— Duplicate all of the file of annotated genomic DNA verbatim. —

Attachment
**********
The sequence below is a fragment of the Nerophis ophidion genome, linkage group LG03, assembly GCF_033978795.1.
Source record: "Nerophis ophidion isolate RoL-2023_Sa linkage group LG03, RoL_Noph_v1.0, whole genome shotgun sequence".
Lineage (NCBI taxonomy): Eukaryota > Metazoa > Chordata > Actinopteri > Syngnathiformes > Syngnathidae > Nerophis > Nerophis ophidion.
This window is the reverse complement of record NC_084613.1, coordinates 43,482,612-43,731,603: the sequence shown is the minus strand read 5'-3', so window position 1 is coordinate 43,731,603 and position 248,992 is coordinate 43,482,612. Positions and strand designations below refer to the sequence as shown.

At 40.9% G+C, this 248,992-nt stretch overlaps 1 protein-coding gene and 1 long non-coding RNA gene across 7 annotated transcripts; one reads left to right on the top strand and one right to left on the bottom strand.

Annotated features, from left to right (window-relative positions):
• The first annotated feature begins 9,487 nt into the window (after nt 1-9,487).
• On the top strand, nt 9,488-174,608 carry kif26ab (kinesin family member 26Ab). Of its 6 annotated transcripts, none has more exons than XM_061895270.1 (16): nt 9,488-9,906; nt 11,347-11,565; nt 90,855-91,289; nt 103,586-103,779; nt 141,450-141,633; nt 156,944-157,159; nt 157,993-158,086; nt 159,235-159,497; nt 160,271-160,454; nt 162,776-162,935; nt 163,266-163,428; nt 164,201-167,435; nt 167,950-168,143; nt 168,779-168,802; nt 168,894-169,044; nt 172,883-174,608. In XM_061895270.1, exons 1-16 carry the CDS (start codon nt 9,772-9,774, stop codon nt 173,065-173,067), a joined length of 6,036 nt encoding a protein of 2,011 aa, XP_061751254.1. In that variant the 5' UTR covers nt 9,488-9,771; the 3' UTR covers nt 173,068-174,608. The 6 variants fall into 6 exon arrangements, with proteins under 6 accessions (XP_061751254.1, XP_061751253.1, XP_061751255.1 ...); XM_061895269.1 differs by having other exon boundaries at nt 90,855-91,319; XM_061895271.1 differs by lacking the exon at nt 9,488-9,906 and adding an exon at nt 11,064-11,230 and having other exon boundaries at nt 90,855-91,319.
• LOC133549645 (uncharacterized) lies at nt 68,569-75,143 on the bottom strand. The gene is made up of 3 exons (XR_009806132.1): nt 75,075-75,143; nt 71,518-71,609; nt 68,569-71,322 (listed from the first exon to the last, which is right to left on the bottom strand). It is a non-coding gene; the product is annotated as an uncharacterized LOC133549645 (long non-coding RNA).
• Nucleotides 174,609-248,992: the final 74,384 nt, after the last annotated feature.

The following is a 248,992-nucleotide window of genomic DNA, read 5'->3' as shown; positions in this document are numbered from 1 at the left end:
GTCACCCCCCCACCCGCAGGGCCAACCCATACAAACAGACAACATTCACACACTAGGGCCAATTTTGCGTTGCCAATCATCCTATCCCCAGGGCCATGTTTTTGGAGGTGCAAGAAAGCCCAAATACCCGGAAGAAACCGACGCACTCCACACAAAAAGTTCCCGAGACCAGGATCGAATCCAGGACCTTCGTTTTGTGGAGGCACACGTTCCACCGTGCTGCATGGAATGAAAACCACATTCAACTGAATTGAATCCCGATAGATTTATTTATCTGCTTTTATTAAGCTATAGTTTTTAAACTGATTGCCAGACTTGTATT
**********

The sequence below is a fragment of the Nerophis ophidion genome, linkage group LG03, assembly GCF_033978795.1.
Source record: "Nerophis ophidion isolate RoL-2023_Sa linkage group LG03, RoL_Noph_v1.0, whole genome shotgun sequence".
Lineage (NCBI taxonomy): Eukaryota > Metazoa > Chordata > Actinopteri > Syngnathiformes > Syngnathidae > Nerophis > Nerophis ophidion.
This window is the reverse complement of record NC_084613.1, coordinates 43,482,612-43,731,603: the sequence shown is the minus strand read 5'-3', so window position 1 is coordinate 43,731,603 and position 248,992 is coordinate 43,482,612. Positions and strand designations below refer to the sequence as shown.

At 40.9% G+C, this 248,992-nt stretch overlaps 1 protein-coding gene and 1 long non-coding RNA gene across 7 annotated transcripts; one reads left to right on the top strand and one right to left on the bottom strand.

Annotated features, from left to right (window-relative positions):
• The first annotated feature begins 9,487 nt into the window (after nt 1-9,487).
• On the top strand, nt 9,488-174,608 carry kif26ab (kinesin family member 26Ab). Of its 6 annotated transcripts, none has more exons than XM_061895270.1 (16): nt 9,488-9,906; nt 11,347-11,565; nt 90,855-91,289; nt 103,586-103,779; nt 141,450-141,633; nt 156,944-157,159; nt 157,993-158,086; nt 159,235-159,497; nt 160,271-160,454; nt 162,776-162,935; nt 163,266-163,428; nt 164,201-167,435; nt 167,950-168,143; nt 168,779-168,802; nt 168,894-169,044; nt 172,883-174,608. In XM_061895270.1, exons 1-16 carry the CDS (start codon nt 9,772-9,774, stop codon nt 173,065-173,067), a joined length of 6,036 nt encoding a protein of 2,011 aa, XP_061751254.1. In that variant the 5' UTR covers nt 9,488-9,771; the 3' UTR covers nt 173,068-174,608. The 6 variants fall into 6 exon arrangements, with proteins under 6 accessions (XP_061751254.1, XP_061751253.1, XP_061751255.1 ...); XM_061895269.1 differs by having other exon boundaries at nt 90,855-91,319; XM_061895271.1 differs by lacking the exon at nt 9,488-9,906 and adding an exon at nt 11,064-11,230 and having other exon boundaries at nt 90,855-91,319.
• LOC133549645 (uncharacterized) lies at nt 68,569-75,143 on the bottom strand. The gene is made up of 3 exons (XR_009806132.1): nt 75,075-75,143; nt 71,518-71,609; nt 68,569-71,322 (listed from the first exon to the last, which is right to left on the bottom strand). It is a non-coding gene; the product is annotated as an uncharacterized LOC133549645 (long non-coding RNA).
• Nucleotides 174,609-248,992: the final 74,384 nt, after the last annotated feature.

The following is a 248,992-nucleotide window of genomic DNA, read 5'->3' as shown; positions in this document are numbered from 1 at the left end:
GTCACCCCCCCACCCGCAGGGCCAACCCATACAAACAGACAACATTCACACACTAGGGCCAATTTTGCGTTGCCAATCATCCTATCCCCAGGGCCATGTTTTTGGAGGTGCAAGAAAGCCCAAATACCCGGAAGAAACCGACGCACTCCACACAAAAAGTTCCCGAGACCAGGATCGAATCCAGGACCTTCGTTTTGTGGAGGCACACGTTCCACCGTGCTGCATGGAATGAAAACCACATTCAACTGAATTGAATCCCGATAGATTTATTTATCTGCTTTTATTAAGCTATAGTTTTTAAACTGATTGCCAGACTTGTATT